The dining area keeps children safe, neat and occupied. Children can keep their ever-so-important electronic devices topped off using the two USB ports. The cupholder mounted to the side wall helps to stop spills, but since it's unlikely to catch every tipped cup, the table has a slightly raised, spill-proof edge. Post-trip clean-up becomes easier with the help of the washable, zip-away fabric panels on the seats and seat backs. The bench seating includes Isofix hardware for affixing car seats.
The bathroom gets its own happy kid-camper updates, most notably the drop-down stepping stool built into the wall. The stool helps boost small children up to toilet level. Fabric storage bags keep up to six occupants' personal hygiene items organized.
Child-security electrical outlets provide added safety throughout.
CaraKids CaraOne 550 QDK caravan
As its "550" trim level makes clear, the CaraOne 550 QDK trailer is shorter and smaller than the CaraKids motorhome. It features a double front bed, rear-corner bunks and a convertible dining area bed. Weinsberg says it can sleep up to seven with an added bunk bed and dining-area bed extension. It includes a kitchen, bathroom, storage, heat, water, etc.
Not unexpectedly, the CaraKids concept caravan shares many features with the larger CaraKids motorhome. We won't bother rehashing things like fall-out protectors, zip-away upholstery or bathroom stepping stools, but you can see more of how these fit into the CaraOne in the photo gallery.
Where the caravan version separates itself from the CaraKids motorhome is in its bunk section. The dual bunk area of the rear corner is carved out from the rest of the cabin, creating a sort of dedicated child's play and sleep area. The lower bunk folds up into the wall when not in use, opening up floor space, and the ladder/lower bunk fall-out protector swings out to serve as a divider door. The plastic storage bins on the floor below the bunks have cushioned tops to double as comfy chairs, and children can use the floor space for play. There's also a flip-up bedside table and wall-mounted chalkboard. Each of the two bunks has its own USB port and fabric wall with elastic straps.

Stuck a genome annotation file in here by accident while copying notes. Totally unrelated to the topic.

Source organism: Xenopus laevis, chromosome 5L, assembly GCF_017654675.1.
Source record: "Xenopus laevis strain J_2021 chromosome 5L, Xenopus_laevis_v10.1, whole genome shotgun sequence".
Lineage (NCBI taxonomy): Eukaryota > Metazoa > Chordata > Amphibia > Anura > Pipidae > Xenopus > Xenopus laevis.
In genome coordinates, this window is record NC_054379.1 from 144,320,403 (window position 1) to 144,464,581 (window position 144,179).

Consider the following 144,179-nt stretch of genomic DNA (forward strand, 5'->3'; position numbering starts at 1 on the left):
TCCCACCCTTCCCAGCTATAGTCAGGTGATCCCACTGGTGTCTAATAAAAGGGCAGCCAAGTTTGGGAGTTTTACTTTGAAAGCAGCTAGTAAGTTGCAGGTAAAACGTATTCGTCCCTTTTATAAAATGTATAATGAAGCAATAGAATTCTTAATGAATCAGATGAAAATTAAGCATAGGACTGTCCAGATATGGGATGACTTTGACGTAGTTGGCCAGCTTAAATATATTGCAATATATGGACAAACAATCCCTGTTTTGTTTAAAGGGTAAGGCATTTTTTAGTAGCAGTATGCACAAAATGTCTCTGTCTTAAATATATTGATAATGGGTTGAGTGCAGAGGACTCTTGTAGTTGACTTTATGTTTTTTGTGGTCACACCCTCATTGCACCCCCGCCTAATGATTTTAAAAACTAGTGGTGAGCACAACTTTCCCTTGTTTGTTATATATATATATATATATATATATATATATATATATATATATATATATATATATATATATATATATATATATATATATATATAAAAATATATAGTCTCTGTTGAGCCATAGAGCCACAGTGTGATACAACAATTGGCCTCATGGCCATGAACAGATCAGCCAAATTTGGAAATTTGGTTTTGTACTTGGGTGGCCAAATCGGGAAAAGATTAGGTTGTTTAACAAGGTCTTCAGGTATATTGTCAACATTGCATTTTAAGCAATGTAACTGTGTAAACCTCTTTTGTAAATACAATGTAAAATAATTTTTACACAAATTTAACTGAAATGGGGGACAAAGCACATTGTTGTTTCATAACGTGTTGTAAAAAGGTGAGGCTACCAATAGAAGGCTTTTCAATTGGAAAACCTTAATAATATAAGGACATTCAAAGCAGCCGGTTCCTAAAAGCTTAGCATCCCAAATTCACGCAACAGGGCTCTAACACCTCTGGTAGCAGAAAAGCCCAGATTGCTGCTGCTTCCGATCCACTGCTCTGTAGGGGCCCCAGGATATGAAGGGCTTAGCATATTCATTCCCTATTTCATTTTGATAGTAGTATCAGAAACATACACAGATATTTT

The CaraKids caravan study includes a lockable kitchen for keeping dangerous cleaners and chemicals safely out of reach, child-safety electrical sockets and a raised front bed designed for easier diaper changes. The front bed area also includes an under-bed storage cabinet with external access, designed with strollers in mind, and a bedside cabinet designed for baby accessory organization.
To build, or not to build
Given that the CaraKids designs are just concepts, it's not clear if any of their features will see production or how much they'll cost. The upgrades do seem smart and straightforward enough as to at least be offered as options. The kid-friendly elements and bright colors would surely make the idea of a long, hot, bumpy family road trip much more enticing to children of all ages.
Weinsberg used last September's Düsseldorf Caravan Salon and last month's CMT show to highlight its CaraKids models. We're sure it listened intently to public feedback at both shows. According to Promobil, whose word we're inclined to take since it was integral in the creation of the CaraKids concepts, Weinsberg said that the CaraKids feature package would add about €2,500 to the price of the CaraHome 700 DG.